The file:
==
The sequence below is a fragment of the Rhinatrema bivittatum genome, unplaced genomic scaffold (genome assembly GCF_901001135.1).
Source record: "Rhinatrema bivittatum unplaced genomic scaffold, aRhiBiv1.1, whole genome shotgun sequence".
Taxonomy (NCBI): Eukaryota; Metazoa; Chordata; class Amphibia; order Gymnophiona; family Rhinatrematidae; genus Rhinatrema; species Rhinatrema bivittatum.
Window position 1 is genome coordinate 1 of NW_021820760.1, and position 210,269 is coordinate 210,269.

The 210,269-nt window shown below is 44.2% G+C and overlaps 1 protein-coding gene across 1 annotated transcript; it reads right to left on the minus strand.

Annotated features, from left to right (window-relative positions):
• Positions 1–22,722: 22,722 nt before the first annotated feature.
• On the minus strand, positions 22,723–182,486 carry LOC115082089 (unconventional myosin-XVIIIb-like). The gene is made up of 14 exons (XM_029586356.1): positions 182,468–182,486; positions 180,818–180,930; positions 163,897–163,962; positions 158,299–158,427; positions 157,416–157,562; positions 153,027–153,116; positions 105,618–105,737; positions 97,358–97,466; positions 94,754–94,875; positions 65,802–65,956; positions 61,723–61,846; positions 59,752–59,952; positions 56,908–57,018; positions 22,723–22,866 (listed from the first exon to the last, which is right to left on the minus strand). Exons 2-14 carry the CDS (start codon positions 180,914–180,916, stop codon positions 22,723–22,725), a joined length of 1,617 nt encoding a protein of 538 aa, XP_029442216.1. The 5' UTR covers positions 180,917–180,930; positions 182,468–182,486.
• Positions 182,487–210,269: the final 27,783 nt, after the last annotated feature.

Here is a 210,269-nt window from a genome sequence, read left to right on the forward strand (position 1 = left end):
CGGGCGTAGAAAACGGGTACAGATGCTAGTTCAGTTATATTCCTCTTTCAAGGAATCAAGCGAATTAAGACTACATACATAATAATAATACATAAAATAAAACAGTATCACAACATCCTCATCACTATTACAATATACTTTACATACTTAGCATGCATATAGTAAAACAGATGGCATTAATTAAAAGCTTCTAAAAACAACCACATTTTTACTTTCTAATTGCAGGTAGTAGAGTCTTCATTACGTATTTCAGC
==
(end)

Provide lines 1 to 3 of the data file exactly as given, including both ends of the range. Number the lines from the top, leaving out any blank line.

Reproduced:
The sequence below is a fragment of the Rhinatrema bivittatum genome, unplaced genomic scaffold (genome assembly GCF_901001135.1).
Source record: "Rhinatrema bivittatum unplaced genomic scaffold, aRhiBiv1.1, whole genome shotgun sequence".
Taxonomy (NCBI): Eukaryota; Metazoa; Chordata; class Amphibia; order Gymnophiona; family Rhinatrematidae; genus Rhinatrema; species Rhinatrema bivittatum.